Environment Minister Nick Smith said yesterday release of the Resource Management Act national monitoring system data highlighted the need for reform of the act. The image above is a slice of the monitoring report infographic.
“This monitoring report highlights how slow our planning system is, with the average time for a council plan taking more than 8 years and for a council plan change 4 years. This cumbersome process means councils cannot respond to changing society needs such as the sharp shift in housing demand from the lull of 2010 to the boom of 2015.
“It is crucial to resolving issues like housing that we have a far more responsive planning system. The Government’s second phase of Resource Management Act reform, currently before Parliament, provides the option for councils to adopt a streamlined planning process which will enable councils to achieve plan changes in 6 months.”
Dr Smith said the 2015 national monitoring system data & a new online tool opened up access to Resource Management Act statistics for the first time: “The data will help the Ministry for the Environment see which parts of the act processes are causing delays, where inconsistency in council practices is a problem, and identify best practice. For the first time, the ministry has detailed information on more than 42,000 resource consent applications & 359 plan-making processes.
“This new, open reporting on the Resource Management Act, alongside the Government’s legislative reforms, also helps improve performance. Councils & communities need to compare their performance around environmental compliance & costs of processing this for plans & consents and help drive better practice.”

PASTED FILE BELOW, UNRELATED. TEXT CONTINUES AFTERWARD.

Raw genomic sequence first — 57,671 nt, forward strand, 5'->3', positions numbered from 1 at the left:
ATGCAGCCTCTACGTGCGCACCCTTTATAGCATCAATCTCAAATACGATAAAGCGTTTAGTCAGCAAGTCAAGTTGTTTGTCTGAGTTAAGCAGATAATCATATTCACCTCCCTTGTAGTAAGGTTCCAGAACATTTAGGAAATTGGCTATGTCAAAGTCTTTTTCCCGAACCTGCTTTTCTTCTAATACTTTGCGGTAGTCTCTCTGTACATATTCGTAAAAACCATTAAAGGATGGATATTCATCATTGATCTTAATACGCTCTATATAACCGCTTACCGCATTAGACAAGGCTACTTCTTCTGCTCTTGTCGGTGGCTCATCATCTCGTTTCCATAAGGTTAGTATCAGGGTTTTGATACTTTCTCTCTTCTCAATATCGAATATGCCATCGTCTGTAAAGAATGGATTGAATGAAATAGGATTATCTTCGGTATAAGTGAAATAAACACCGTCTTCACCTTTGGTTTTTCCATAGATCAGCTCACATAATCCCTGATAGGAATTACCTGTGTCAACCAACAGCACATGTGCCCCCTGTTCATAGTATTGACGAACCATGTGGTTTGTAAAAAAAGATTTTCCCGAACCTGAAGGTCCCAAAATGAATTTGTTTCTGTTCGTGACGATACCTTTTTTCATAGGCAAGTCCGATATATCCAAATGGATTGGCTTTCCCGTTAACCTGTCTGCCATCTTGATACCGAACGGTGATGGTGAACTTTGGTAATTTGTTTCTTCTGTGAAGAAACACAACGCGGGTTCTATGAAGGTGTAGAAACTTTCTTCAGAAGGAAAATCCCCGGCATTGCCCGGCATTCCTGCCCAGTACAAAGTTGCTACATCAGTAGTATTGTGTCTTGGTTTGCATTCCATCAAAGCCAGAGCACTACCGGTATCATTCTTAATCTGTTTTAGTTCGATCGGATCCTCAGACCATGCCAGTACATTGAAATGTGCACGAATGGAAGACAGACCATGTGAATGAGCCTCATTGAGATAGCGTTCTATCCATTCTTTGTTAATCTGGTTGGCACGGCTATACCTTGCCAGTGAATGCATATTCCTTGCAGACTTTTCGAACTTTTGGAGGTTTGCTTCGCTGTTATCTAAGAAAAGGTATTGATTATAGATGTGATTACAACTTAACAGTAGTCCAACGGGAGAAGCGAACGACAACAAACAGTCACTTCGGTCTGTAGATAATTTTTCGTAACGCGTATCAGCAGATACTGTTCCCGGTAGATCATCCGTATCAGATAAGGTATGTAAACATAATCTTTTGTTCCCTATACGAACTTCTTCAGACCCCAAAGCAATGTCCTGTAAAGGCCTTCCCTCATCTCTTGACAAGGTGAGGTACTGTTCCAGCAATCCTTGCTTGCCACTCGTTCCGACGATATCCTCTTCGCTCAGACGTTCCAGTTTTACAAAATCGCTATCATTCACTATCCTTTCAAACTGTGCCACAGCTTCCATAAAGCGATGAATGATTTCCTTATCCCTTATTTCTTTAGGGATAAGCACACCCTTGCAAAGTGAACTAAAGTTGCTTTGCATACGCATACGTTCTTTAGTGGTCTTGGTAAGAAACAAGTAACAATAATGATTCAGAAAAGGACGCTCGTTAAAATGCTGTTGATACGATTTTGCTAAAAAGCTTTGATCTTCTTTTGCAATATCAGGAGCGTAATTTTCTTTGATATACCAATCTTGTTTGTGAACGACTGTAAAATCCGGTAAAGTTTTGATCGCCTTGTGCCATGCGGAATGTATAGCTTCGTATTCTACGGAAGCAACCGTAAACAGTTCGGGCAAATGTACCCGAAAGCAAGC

Dr Smith said changes in the Government’s first phase of Resource Management Act reforms had improved processing: “We’ve seen the number of late consents drop from 16,017 in 2007-08 to 1260 in 2014-15. We still have some issues with the efficiency of consent processing, with 19% requiring time extensions and 32% further information requests. More than 360 consents received a discount on their consent costs of [a total] $457,321 where councils did not meet statutory timeframes for processing.
“I am also encouraged by the increased levels of compliance with resource consent conditions, with 88% of those monitored being compliant. We still have more work to do in ensuring the act delivers good outcomes for the environment while minimising the restrictions & costs on businesses & homeowners.
“There is also work to do to reduce processing costs of $76 million for the 40,000-plus annual resource consents. There are significant savings to be made from reducing the number of notified consents, which cost 5 times those of non-notified. Even the average $1929 bill for a non-notified consent can be excessive when it involves a minor change in boundary or height rules. The proposal to enable councils to waive the requirement for some consents over many minor issues would be a relief to homeowners, where the consent cost can exceed the building cost. There are also significant benefits for the environment and costs of the Resource Management Act with greater use of national standards.”
Attribution: Ministerial release.